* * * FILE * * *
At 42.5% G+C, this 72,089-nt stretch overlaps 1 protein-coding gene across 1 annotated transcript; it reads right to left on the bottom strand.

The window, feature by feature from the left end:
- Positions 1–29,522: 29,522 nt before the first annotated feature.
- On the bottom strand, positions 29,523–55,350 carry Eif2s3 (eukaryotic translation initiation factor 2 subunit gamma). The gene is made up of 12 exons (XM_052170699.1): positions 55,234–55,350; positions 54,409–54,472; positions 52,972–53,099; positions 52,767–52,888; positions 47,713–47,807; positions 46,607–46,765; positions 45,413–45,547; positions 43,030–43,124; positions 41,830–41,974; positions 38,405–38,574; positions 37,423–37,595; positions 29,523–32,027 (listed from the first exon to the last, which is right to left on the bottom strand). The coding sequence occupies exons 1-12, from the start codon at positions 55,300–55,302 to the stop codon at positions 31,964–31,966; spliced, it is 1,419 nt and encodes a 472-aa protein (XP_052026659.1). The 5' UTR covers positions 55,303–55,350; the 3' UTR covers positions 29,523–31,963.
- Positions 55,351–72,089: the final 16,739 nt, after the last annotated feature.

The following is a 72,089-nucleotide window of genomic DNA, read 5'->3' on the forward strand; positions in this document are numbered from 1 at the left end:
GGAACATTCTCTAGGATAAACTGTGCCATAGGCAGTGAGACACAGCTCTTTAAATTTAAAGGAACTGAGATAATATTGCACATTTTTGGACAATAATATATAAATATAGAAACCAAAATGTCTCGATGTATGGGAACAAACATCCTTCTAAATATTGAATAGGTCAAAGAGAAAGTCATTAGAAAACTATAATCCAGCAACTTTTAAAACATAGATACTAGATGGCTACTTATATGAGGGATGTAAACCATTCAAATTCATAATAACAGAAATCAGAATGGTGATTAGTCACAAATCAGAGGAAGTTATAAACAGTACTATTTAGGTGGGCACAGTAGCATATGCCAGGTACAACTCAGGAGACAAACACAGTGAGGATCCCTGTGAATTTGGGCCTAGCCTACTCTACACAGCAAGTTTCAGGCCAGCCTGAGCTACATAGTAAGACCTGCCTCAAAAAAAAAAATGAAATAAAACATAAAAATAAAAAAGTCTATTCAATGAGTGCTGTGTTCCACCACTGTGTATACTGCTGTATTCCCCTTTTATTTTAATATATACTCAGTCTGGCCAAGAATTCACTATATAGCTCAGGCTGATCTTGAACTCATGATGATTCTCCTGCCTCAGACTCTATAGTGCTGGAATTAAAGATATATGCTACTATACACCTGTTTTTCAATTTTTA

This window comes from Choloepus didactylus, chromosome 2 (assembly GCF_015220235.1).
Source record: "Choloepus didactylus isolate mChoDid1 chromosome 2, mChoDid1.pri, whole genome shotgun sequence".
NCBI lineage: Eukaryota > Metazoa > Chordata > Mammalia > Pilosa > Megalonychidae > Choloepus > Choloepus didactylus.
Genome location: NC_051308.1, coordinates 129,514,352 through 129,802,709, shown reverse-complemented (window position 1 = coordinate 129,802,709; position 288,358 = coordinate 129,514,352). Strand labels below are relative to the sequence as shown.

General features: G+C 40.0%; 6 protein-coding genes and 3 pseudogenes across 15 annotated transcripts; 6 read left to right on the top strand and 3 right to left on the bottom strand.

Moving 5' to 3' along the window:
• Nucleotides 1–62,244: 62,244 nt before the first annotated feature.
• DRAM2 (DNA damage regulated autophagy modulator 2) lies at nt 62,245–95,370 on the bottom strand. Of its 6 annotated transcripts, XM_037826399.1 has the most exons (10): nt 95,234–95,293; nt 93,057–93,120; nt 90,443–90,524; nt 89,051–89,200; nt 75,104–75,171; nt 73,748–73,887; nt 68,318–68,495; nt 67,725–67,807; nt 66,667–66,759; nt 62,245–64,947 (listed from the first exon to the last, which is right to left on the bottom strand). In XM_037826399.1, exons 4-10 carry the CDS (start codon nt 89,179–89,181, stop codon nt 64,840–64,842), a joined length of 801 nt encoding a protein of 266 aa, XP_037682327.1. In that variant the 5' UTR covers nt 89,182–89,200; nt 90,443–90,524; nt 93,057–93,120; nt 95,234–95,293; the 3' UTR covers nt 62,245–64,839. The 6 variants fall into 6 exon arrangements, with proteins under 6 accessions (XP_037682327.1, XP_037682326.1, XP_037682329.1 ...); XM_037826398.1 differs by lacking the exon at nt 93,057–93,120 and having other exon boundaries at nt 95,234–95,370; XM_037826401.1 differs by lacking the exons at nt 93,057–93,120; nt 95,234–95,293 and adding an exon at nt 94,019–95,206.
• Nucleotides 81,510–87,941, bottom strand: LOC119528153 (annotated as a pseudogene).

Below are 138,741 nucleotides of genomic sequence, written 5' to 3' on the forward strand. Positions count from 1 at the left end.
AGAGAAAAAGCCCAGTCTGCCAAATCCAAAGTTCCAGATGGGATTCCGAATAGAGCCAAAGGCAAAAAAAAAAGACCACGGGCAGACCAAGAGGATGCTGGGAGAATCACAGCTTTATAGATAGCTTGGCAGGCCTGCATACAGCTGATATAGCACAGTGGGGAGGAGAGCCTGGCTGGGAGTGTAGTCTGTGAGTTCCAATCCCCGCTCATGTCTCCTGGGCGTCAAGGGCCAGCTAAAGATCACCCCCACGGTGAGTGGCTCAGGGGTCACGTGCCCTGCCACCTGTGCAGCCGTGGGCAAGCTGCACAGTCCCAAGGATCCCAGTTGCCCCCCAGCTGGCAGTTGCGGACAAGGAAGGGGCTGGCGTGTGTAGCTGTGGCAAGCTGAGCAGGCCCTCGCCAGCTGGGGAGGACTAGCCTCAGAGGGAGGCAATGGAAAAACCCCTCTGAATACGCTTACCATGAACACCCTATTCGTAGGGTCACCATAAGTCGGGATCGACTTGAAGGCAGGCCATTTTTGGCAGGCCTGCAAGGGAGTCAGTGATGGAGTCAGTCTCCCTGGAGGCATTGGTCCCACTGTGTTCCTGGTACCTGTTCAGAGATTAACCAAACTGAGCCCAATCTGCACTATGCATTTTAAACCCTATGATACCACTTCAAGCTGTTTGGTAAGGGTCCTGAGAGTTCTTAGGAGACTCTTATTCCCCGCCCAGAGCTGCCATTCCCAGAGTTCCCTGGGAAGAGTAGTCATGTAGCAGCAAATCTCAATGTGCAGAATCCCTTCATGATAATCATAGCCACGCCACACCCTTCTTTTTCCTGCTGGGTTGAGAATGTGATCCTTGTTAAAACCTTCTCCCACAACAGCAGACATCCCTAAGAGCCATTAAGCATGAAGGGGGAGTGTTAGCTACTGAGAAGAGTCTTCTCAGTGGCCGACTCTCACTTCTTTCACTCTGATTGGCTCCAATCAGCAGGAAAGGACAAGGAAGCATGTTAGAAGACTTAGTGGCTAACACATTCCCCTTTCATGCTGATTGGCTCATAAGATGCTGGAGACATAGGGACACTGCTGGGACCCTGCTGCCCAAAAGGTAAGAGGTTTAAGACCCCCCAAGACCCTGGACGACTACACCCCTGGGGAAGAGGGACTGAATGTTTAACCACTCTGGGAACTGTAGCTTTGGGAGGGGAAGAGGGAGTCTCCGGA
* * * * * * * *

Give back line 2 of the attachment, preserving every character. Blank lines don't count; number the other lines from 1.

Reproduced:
The window, feature by feature from the left end: